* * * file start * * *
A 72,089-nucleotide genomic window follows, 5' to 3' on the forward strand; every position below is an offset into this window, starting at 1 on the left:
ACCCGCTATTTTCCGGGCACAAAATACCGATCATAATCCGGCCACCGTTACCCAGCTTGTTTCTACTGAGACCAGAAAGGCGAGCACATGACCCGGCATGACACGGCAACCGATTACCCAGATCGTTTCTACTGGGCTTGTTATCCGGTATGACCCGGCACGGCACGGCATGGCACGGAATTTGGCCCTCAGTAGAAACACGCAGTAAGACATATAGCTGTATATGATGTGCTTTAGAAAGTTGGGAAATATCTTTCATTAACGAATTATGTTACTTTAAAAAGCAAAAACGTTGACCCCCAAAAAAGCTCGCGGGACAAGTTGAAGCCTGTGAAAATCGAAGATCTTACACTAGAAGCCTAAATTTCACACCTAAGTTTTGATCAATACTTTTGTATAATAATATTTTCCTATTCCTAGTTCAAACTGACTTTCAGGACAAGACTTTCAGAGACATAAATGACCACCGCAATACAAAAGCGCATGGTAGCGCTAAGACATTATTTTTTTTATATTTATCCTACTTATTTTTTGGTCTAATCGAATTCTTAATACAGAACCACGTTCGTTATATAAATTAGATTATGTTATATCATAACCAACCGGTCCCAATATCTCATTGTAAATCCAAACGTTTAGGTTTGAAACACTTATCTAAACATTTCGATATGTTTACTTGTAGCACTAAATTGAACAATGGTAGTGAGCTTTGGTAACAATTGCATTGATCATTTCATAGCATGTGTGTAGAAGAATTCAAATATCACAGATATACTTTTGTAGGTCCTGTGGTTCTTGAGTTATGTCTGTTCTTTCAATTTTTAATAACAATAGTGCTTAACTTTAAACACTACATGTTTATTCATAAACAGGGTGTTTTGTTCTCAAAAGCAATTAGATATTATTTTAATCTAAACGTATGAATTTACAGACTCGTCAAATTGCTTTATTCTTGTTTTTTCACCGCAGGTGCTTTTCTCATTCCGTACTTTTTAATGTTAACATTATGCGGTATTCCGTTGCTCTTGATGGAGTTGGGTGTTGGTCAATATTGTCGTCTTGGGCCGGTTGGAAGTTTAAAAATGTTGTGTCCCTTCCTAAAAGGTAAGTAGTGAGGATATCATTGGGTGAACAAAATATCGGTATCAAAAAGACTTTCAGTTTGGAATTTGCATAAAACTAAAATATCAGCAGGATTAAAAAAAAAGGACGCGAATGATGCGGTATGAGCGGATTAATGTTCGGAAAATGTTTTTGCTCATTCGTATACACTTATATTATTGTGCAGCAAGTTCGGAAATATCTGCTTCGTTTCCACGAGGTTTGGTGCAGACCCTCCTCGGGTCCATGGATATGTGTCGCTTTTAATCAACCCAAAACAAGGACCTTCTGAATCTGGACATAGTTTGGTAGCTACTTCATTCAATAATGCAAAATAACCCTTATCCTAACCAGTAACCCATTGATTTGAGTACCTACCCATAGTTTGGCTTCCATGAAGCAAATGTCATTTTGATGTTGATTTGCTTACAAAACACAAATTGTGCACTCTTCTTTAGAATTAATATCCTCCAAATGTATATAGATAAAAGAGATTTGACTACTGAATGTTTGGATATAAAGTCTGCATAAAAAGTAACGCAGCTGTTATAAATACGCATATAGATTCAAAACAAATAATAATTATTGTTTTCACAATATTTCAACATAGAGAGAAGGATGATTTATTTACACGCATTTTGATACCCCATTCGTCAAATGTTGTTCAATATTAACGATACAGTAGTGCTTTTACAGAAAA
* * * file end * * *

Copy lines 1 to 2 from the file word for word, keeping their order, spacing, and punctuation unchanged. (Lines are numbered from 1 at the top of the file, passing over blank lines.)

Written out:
A 72,089-nucleotide genomic window follows, 5' to 3' on the forward strand; every position below is an offset into this window, starting at 1 on the left:
ACCCGCTATTTTCCGGGCACAAAATACCGATCATAATCCGGCCACCGTTACCCAGCTTGTTTCTACTGAGACCAGAAAGGCGAGCACATGACCCGGCATGACACGGCAACCGATTACCCAGATCGTTTCTACTGGGCTTGTTATCCGGTATGACCCGGCACGGCACGGCATGGCACGGAATTTGGCCCTCAGTAGAAACACGCAGTAAGACATATAGCTGTATATGATGTGCTTTAGAAAGTTGGGAAATATCTTTCATTAACGAATTATGTTACTTTAAAAAGCAAAAACGTTGACCCCCAAAAAAGCTCGCGGGACAAGTTGAAGCCTGTGAAAATCGAAGATCTTACACTAGAAGCCTAAATTTCACACCTAAGTTTTGATCAATACTTTTGTATAATAATATTTTCCTATTCCTAGTTCAAACTGACTTTCAGGACAAGACTTTCAGAGACATAAATGACCACCGCAATACAAAAGCGCATGGTAGCGCTAAGACATTATTTTTTTTATATTTATCCTACTTATTTTTTGGTCTAATCGAATTCTTAATACAGAACCACGTTCGTTATATAAATTAGATTATGTTATATCATAACCAACCGGTCCCAATATCTCATTGTAAATCCAAACGTTTAGGTTTGAAACACTTATCTAAACATTTCGATATGTTTACTTGTAGCACTAAATTGAACAATGGTAGTGAGCTTTGGTAACAATTGCATTGATCATTTCATAGCATGTGTGTAGAAGAATTCAAATATCACAGATATACTTTTGTAGGTCCTGTGGTTCTTGAGTTATGTCTGTTCTTTCAATTTTTAATAACAATAGTGCTTAACTTTAAACACTACATGTTTATTCATAAACAGGGTGTTTTGTTCTCAAAAGCAATTAGATATTATTTTAATCTAAACGTATGAATTTACAGACTCGTCAAATTGCTTTATTCTTGTTTTTTCACCGCAGGTGCTTTTCTCATTCCGTACTTTTTAATGTTAACATTATGCGGTATTCCGTTGCTCTTGATGGAGTTGGGTGTTGGTCAATATTGTCGTCTTGGGCCGGTTGGAAGTTTAAAAATGTTGTGTCCCTTCCTAAAAGGTAAGTAGTGAGGATATCATTGGGTGAACAAAATATCGGTATCAAAAAGACTTTCAGTTTGGAATTTGCATAAAACTAAAATATCAGCAGGATTAAAAAAAAAGGACGCGAATGATGCGGTATGAGCGGATTAATGTTCGGAAAATGTTTTTGCTCATTCGTATACACTTATATTATTGTGCAGCAAGTTCGGAAATATCTGCTTCGTTTCCACGAGGTTTGGTGCAGACCCTCCTCGGGTCCATGGATATGTGTCGCTTTTAATCAACCCAAAACAAGGACCTTCTGAATCTGGACATAGTTTGGTAGCTACTTCATTCAATAATGCAAAATAACCCTTATCCTAACCAGTAACCCATTGATTTGAGTACCTACCCATAGTTTGGCTTCCATGAAGCAAATGTCATTTTGATGTTGATTTGCTTACAAAACACAAATTGTGCACTCTTCTTTAGAATTAATATCCTCCAAATGTATATAGATAAAAGAGATTTGACTACTGAATGTTTGGATATAAAGTCTGCATAAAAAGTAACGCAGCTGTTATAAATACGCATATAGATTCAAAACAAATAATAATTATTGTTTTCACAATATTTCAACATAGAGAGAAGGATGATTTATTTACACGCATTTTGATACCCCATTCGTCAAATGTTGTTCAATATTAACGATACAGTAGTGCTTTTACAGAAAA